When I read C. S. Lewis’ The Discarded Image: An Introduction to Medieval and Renaissance Literature, I took notes about which books would help me recover a medieval mind in our late modern world. According to Lewis, “There was nothing which medieval people liked better, or did better, than sorting out and tidying up.”
This impulse [to systematize] is equally at work in what seem to us their silliest pedantries and in their most sublime achievements. In the latter we see the tranquil, indefatigable, exultant energy of passionately systematic minds bringing huge masses of heterogeneous material into unity. The perfect examples are the Summa of Aquinas and Dante’s Divine Comedy; as unified and ordered as the Parthenon or the Oedipus Rex, as crowded and varied as a London terminus on a bank holiday.
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There are perhaps no sources so necessary for a student of medieval literature to know as the Bible, Virgil, and Ovid.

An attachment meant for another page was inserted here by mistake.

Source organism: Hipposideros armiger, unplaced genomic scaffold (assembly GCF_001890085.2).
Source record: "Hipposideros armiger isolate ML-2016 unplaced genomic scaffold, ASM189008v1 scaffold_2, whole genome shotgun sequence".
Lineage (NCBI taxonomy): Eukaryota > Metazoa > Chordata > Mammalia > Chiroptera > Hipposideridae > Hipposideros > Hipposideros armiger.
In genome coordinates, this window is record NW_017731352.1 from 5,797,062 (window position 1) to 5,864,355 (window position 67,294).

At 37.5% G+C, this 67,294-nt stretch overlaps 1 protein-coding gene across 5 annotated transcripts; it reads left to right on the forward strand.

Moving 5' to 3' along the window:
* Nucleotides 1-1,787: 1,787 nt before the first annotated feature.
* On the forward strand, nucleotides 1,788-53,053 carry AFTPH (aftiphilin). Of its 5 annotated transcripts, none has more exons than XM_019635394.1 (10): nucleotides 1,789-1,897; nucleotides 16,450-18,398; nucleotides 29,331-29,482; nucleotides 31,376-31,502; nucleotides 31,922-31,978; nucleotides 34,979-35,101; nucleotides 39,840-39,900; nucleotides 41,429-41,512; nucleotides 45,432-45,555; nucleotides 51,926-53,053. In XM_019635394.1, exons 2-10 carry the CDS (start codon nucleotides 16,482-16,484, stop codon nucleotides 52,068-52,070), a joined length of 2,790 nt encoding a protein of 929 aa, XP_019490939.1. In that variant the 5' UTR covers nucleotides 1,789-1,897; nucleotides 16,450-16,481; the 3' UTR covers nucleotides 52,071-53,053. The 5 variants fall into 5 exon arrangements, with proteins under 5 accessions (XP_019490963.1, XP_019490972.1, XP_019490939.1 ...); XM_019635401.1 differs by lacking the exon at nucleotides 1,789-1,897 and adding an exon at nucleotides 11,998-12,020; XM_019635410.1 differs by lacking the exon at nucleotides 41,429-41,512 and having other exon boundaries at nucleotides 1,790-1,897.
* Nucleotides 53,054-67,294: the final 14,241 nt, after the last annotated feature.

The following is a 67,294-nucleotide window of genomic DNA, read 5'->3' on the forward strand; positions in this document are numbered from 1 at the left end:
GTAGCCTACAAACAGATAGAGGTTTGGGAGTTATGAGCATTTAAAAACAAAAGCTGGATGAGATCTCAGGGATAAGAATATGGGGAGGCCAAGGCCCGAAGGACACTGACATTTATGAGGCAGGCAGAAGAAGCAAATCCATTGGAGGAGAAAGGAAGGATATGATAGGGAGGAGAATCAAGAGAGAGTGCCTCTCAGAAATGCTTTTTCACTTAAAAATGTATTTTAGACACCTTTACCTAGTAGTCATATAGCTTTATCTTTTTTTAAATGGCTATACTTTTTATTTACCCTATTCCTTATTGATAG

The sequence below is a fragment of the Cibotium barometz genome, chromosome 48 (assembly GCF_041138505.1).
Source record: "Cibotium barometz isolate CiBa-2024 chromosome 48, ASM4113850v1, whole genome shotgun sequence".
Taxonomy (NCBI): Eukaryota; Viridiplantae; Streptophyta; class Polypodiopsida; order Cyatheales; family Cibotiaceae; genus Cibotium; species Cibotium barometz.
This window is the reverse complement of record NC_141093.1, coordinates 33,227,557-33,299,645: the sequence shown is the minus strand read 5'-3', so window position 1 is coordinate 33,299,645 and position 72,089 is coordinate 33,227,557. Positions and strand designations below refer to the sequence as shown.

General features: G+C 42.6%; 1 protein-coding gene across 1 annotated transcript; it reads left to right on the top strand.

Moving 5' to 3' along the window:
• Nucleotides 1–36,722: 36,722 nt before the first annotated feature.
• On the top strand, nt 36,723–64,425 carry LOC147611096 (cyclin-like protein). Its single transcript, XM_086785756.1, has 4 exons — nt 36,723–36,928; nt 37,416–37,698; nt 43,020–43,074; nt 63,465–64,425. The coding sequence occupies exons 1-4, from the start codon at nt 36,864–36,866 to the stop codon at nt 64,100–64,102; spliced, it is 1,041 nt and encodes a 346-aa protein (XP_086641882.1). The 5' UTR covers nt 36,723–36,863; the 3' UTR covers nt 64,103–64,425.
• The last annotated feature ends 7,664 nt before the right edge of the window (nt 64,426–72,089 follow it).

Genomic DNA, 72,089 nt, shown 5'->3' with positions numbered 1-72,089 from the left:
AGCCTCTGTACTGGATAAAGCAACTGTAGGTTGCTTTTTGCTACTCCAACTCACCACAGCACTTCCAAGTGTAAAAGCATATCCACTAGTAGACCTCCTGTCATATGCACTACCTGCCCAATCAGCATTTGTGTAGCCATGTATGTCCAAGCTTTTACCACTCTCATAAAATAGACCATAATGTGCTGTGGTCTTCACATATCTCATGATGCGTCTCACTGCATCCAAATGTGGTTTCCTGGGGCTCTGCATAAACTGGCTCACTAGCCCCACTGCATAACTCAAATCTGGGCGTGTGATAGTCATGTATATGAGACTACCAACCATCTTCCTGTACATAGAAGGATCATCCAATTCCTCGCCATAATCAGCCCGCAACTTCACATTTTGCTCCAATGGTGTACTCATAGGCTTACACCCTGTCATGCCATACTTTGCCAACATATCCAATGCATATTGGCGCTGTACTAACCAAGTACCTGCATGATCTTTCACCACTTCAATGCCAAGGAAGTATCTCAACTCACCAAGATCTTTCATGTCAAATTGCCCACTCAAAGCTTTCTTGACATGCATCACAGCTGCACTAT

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Boethius (480-524) is, after Plotinus, the greatest author of the seminal period, and his De Consolatione Philosophiae was for centuries one of the most influential books ever written in Latin. It was translated into Old High German, Italian, Spanish, and Greek; into French by Jean de Meung; into English by Alfred, Chaucer, Elizabeth I, and others. Until about two hundred years ago it would, I think, have been hard to find an educated man in any European country who did not love it. To acquire a taste for it is almost to become naturalized in the Middle Ages.
Recommended editions of the books mentioned above:
- Thomas Aquinas, Summa of the Summa: The Essential Philosophical Passages of the Summa Theologica. Edited by Peter Kreeft.
- Dante, Inferno, Purgatorio, and Paradiso. Translated by Robert Hollander and Jean Hollander.
- Vergil, The Aeneid. Translated by Sarah Ruden.
- Ovid, The Metamorphoses. Translated by Charles Martin.
- Boethius, The Consolation of Philosophy. Translated by David R. Slavitt.